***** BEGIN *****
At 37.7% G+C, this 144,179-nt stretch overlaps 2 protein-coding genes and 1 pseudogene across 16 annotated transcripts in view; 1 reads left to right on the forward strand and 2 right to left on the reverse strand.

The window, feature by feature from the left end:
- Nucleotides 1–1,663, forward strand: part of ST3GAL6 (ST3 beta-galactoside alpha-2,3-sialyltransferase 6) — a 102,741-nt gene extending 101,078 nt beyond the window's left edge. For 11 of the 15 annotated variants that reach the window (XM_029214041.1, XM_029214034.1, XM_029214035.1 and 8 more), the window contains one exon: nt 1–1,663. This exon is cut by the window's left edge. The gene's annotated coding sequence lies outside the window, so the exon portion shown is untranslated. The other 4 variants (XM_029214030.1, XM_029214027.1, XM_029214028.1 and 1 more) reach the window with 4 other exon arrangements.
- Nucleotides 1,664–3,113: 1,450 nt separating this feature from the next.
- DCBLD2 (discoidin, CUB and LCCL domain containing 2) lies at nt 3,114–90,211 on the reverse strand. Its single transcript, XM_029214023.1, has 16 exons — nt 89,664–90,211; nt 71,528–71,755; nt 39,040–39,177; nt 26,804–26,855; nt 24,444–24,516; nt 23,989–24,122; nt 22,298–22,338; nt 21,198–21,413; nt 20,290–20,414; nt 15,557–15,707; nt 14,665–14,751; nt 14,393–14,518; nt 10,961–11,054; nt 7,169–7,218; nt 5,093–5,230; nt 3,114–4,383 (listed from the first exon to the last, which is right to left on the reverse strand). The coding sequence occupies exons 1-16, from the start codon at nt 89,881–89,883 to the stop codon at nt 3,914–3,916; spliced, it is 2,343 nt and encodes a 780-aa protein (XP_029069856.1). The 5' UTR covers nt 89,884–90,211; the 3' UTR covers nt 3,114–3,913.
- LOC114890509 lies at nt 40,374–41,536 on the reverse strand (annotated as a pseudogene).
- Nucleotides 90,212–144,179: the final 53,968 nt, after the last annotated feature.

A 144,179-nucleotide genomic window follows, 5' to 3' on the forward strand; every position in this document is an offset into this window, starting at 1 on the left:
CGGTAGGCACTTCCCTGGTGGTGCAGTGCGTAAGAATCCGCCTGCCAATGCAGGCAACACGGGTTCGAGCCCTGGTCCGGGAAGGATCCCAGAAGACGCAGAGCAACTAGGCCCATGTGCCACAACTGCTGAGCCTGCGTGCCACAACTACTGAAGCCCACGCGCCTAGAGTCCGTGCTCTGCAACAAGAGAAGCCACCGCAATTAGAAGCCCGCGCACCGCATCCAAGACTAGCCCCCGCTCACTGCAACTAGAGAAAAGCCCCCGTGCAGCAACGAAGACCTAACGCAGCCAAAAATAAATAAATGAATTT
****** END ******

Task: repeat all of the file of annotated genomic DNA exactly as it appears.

At 37.7% G+C, this 144,179-nt stretch overlaps 2 protein-coding genes and 1 pseudogene across 16 annotated transcripts in view; 1 reads left to right on the forward strand and 2 right to left on the reverse strand.

The window, feature by feature from the left end:
- Nucleotides 1–1,663, forward strand: part of ST3GAL6 (ST3 beta-galactoside alpha-2,3-sialyltransferase 6) — a 102,741-nt gene extending 101,078 nt beyond the window's left edge. For 11 of the 15 annotated variants that reach the window (XM_029214041.1, XM_029214034.1, XM_029214035.1 and 8 more), the window contains one exon: nt 1–1,663. This exon is cut by the window's left edge. The gene's annotated coding sequence lies outside the window, so the exon portion shown is untranslated. The other 4 variants (XM_029214030.1, XM_029214027.1, XM_029214028.1 and 1 more) reach the window with 4 other exon arrangements.
- Nucleotides 1,664–3,113: 1,450 nt separating this feature from the next.
- DCBLD2 (discoidin, CUB and LCCL domain containing 2) lies at nt 3,114–90,211 on the reverse strand. Its single transcript, XM_029214023.1, has 16 exons — nt 89,664–90,211; nt 71,528–71,755; nt 39,040–39,177; nt 26,804–26,855; nt 24,444–24,516; nt 23,989–24,122; nt 22,298–22,338; nt 21,198–21,413; nt 20,290–20,414; nt 15,557–15,707; nt 14,665–14,751; nt 14,393–14,518; nt 10,961–11,054; nt 7,169–7,218; nt 5,093–5,230; nt 3,114–4,383 (listed from the first exon to the last, which is right to left on the reverse strand). The coding sequence occupies exons 1-16, from the start codon at nt 89,881–89,883 to the stop codon at nt 3,914–3,916; spliced, it is 2,343 nt and encodes a 780-aa protein (XP_029069856.1). The 5' UTR covers nt 89,884–90,211; the 3' UTR covers nt 3,114–3,913.
- LOC114890509 lies at nt 40,374–41,536 on the reverse strand (annotated as a pseudogene).
- Nucleotides 90,212–144,179: the final 53,968 nt, after the last annotated feature.

A 144,179-nucleotide genomic window follows, 5' to 3' on the forward strand; every position in this document is an offset into this window, starting at 1 on the left:
CGGTAGGCACTTCCCTGGTGGTGCAGTGCGTAAGAATCCGCCTGCCAATGCAGGCAACACGGGTTCGAGCCCTGGTCCGGGAAGGATCCCAGAAGACGCAGAGCAACTAGGCCCATGTGCCACAACTGCTGAGCCTGCGTGCCACAACTACTGAAGCCCACGCGCCTAGAGTCCGTGCTCTGCAACAAGAGAAGCCACCGCAATTAGAAGCCCGCGCACCGCATCCAAGACTAGCCCCCGCTCACTGCAACTAGAGAAAAGCCCCCGTGCAGCAACGAAGACCTAACGCAGCCAAAAATAAATAAATGAATTT